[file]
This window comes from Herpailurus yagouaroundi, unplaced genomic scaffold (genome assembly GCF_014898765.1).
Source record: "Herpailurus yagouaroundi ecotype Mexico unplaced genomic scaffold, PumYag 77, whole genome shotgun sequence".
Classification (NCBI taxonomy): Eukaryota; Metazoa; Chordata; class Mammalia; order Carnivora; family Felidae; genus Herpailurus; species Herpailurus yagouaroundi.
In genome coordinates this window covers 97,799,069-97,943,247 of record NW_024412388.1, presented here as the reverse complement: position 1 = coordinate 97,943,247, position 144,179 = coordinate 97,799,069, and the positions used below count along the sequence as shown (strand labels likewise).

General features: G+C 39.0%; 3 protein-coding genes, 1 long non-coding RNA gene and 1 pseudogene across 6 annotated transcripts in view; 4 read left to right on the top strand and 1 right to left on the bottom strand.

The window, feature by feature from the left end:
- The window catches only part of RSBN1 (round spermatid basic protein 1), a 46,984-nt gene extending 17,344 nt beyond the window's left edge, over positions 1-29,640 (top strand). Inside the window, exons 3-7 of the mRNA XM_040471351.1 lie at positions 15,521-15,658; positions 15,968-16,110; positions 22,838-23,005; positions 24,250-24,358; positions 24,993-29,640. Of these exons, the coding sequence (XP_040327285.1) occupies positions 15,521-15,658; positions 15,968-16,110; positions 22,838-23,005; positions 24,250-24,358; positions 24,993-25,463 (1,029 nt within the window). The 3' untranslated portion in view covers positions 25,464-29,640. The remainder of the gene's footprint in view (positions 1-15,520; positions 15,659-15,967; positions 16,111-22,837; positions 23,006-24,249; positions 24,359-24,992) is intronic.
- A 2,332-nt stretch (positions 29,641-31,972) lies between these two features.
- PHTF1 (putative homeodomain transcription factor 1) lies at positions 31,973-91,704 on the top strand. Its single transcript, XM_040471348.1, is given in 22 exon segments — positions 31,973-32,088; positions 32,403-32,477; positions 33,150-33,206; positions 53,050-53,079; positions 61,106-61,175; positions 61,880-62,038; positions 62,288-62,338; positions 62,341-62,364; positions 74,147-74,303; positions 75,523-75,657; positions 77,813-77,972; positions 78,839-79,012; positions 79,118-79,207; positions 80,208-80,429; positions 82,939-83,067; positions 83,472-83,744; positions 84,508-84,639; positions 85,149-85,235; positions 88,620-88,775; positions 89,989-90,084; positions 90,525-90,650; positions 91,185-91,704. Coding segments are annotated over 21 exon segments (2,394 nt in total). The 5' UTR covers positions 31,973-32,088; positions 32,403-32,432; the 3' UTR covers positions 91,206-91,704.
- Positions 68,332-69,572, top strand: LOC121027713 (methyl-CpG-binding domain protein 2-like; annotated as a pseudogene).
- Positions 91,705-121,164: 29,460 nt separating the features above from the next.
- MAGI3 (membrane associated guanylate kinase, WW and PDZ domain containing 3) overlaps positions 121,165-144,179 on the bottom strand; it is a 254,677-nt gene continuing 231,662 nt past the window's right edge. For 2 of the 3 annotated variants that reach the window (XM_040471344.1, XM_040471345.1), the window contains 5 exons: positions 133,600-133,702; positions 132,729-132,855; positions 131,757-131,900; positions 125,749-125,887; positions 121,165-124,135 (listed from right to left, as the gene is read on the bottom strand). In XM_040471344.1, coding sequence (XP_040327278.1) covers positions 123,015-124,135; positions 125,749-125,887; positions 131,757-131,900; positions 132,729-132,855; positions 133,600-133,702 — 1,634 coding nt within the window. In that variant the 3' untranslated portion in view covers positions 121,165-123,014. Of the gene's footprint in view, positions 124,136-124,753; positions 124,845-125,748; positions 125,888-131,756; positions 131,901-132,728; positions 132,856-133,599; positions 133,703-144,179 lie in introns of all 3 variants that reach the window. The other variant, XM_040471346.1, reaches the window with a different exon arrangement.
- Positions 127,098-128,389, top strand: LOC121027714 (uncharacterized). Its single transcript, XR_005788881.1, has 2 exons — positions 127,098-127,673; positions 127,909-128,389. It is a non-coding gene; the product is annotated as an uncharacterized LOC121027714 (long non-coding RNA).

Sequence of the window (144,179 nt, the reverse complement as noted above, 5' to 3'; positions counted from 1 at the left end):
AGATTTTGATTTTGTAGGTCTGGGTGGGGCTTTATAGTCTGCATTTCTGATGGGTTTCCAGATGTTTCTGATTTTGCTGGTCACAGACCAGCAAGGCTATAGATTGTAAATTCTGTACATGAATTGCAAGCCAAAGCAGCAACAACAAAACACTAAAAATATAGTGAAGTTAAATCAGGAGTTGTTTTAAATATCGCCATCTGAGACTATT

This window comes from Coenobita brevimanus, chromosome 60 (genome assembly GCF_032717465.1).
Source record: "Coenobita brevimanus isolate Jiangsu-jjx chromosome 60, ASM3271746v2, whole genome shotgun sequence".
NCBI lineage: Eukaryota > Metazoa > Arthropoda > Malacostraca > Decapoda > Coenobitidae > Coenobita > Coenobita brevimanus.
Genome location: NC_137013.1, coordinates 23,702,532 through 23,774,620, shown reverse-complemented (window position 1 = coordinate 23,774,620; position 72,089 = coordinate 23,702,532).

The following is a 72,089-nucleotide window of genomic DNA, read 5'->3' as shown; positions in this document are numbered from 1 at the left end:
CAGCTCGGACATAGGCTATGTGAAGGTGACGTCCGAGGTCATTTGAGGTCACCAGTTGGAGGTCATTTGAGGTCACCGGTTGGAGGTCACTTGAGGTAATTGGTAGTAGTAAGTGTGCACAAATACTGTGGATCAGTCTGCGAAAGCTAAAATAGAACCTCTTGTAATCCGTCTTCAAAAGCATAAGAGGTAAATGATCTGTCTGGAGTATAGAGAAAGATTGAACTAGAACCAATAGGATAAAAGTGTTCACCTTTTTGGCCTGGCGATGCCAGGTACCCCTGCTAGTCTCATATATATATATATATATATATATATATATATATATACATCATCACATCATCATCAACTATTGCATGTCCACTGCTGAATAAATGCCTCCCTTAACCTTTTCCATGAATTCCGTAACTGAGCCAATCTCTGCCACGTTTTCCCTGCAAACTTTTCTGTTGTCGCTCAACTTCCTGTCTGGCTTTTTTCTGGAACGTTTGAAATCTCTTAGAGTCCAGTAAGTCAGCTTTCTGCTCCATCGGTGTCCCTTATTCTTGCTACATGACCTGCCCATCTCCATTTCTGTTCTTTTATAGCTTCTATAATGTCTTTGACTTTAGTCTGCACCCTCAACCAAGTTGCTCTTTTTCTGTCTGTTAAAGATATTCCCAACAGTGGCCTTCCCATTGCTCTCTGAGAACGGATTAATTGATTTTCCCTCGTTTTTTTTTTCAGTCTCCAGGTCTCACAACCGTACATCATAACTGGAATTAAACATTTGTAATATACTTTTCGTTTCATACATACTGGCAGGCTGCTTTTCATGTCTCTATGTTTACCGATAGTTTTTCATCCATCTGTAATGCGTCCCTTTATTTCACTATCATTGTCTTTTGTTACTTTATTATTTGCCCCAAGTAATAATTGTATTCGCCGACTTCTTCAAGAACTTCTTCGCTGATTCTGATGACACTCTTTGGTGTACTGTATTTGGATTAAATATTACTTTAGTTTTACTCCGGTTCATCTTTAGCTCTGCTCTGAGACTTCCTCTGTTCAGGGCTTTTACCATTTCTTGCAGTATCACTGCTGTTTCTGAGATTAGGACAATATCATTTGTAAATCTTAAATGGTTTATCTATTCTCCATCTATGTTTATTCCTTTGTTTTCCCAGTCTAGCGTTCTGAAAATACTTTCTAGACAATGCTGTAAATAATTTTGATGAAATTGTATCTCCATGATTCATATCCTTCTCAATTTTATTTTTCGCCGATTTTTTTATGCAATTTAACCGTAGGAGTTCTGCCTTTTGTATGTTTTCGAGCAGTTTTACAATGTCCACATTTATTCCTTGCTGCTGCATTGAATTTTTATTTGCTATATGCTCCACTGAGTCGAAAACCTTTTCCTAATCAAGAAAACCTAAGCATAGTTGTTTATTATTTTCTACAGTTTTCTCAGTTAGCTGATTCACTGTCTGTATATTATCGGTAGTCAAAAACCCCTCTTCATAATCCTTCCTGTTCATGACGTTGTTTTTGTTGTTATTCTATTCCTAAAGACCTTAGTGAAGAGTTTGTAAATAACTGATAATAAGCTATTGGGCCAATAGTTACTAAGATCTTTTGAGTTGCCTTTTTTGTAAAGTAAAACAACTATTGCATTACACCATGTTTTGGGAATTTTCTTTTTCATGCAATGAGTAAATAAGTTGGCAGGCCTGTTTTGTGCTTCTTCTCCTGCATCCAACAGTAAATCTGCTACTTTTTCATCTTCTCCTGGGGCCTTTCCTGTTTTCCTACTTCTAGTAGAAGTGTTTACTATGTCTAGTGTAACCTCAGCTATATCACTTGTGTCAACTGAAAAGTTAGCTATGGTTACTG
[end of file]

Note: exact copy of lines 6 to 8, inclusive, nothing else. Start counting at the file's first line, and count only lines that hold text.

The window, feature by feature from the left end:
- The window catches only part of RSBN1 (round spermatid basic protein 1), a 46,984-nt gene extending 17,344 nt beyond the window's left edge, over positions 1-29,640 (top strand). Inside the window, exons 3-7 of the mRNA XM_040471351.1 lie at positions 15,521-15,658; positions 15,968-16,110; positions 22,838-23,005; positions 24,250-24,358; positions 24,993-29,640. Of these exons, the coding sequence (XP_040327285.1) occupies positions 15,521-15,658; positions 15,968-16,110; positions 22,838-23,005; positions 24,250-24,358; positions 24,993-25,463 (1,029 nt within the window). The 3' untranslated portion in view covers positions 25,464-29,640. The remainder of the gene's footprint in view (positions 1-15,520; positions 15,659-15,967; positions 16,111-22,837; positions 23,006-24,249; positions 24,359-24,992) is intronic.
- A 2,332-nt stretch (positions 29,641-31,972) lies between these two features.